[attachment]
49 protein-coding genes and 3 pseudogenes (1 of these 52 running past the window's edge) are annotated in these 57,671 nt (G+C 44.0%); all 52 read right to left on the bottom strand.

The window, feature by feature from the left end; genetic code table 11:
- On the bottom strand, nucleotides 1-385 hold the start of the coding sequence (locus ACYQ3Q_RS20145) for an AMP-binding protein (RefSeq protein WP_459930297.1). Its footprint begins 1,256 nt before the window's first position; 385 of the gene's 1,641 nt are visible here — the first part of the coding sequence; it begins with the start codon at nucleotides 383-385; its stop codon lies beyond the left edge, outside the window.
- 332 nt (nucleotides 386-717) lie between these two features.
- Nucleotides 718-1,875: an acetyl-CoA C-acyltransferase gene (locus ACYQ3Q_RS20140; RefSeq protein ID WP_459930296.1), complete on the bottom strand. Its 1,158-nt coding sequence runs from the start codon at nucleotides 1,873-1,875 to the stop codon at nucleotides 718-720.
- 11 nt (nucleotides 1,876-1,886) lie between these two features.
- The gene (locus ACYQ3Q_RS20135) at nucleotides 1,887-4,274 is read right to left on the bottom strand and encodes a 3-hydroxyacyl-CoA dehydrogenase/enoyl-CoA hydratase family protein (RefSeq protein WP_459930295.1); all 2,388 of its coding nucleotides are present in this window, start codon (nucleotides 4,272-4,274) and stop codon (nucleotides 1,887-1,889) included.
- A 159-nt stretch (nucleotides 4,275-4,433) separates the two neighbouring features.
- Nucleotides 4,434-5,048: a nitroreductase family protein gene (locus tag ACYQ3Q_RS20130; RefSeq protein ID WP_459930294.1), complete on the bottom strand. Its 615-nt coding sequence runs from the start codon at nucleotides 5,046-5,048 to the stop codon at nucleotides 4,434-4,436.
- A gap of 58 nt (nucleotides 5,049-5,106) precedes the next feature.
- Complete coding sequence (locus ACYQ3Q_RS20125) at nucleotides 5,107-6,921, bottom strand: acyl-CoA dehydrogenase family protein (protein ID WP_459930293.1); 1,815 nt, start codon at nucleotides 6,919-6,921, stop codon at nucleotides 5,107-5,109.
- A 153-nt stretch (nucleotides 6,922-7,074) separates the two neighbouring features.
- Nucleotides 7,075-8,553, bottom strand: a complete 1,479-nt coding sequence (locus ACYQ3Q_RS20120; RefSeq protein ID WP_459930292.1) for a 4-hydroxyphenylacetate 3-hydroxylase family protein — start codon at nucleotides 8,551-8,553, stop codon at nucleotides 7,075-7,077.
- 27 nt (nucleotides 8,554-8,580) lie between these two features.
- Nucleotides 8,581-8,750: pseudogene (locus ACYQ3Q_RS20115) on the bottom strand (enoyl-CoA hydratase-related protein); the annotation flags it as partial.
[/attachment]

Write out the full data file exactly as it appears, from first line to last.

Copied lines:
49 protein-coding genes and 3 pseudogenes (1 of these 52 running past the window's edge) are annotated in these 57,671 nt (G+C 44.0%); all 52 read right to left on the bottom strand.

The window, feature by feature from the left end; genetic code table 11:
- On the bottom strand, nucleotides 1-385 hold the start of the coding sequence (locus ACYQ3Q_RS20145) for an AMP-binding protein (RefSeq protein WP_459930297.1). Its footprint begins 1,256 nt before the window's first position; 385 of the gene's 1,641 nt are visible here — the first part of the coding sequence; it begins with the start codon at nucleotides 383-385; its stop codon lies beyond the left edge, outside the window.
- 332 nt (nucleotides 386-717) lie between these two features.
- Nucleotides 718-1,875: an acetyl-CoA C-acyltransferase gene (locus ACYQ3Q_RS20140; RefSeq protein ID WP_459930296.1), complete on the bottom strand. Its 1,158-nt coding sequence runs from the start codon at nucleotides 1,873-1,875 to the stop codon at nucleotides 718-720.
- 11 nt (nucleotides 1,876-1,886) lie between these two features.
- The gene (locus ACYQ3Q_RS20135) at nucleotides 1,887-4,274 is read right to left on the bottom strand and encodes a 3-hydroxyacyl-CoA dehydrogenase/enoyl-CoA hydratase family protein (RefSeq protein WP_459930295.1); all 2,388 of its coding nucleotides are present in this window, start codon (nucleotides 4,272-4,274) and stop codon (nucleotides 1,887-1,889) included.
- A 159-nt stretch (nucleotides 4,275-4,433) separates the two neighbouring features.
- Nucleotides 4,434-5,048: a nitroreductase family protein gene (locus tag ACYQ3Q_RS20130; RefSeq protein ID WP_459930294.1), complete on the bottom strand. Its 615-nt coding sequence runs from the start codon at nucleotides 5,046-5,048 to the stop codon at nucleotides 4,434-4,436.
- A gap of 58 nt (nucleotides 5,049-5,106) precedes the next feature.
- Complete coding sequence (locus ACYQ3Q_RS20125) at nucleotides 5,107-6,921, bottom strand: acyl-CoA dehydrogenase family protein (protein ID WP_459930293.1); 1,815 nt, start codon at nucleotides 6,919-6,921, stop codon at nucleotides 5,107-5,109.
- A 153-nt stretch (nucleotides 6,922-7,074) separates the two neighbouring features.
- Nucleotides 7,075-8,553, bottom strand: a complete 1,479-nt coding sequence (locus ACYQ3Q_RS20120; RefSeq protein ID WP_459930292.1) for a 4-hydroxyphenylacetate 3-hydroxylase family protein — start codon at nucleotides 8,551-8,553, stop codon at nucleotides 7,075-7,077.
- 27 nt (nucleotides 8,554-8,580) lie between these two features.
- Nucleotides 8,581-8,750: pseudogene (locus ACYQ3Q_RS20115) on the bottom strand (enoyl-CoA hydratase-related protein); the annotation flags it as partial.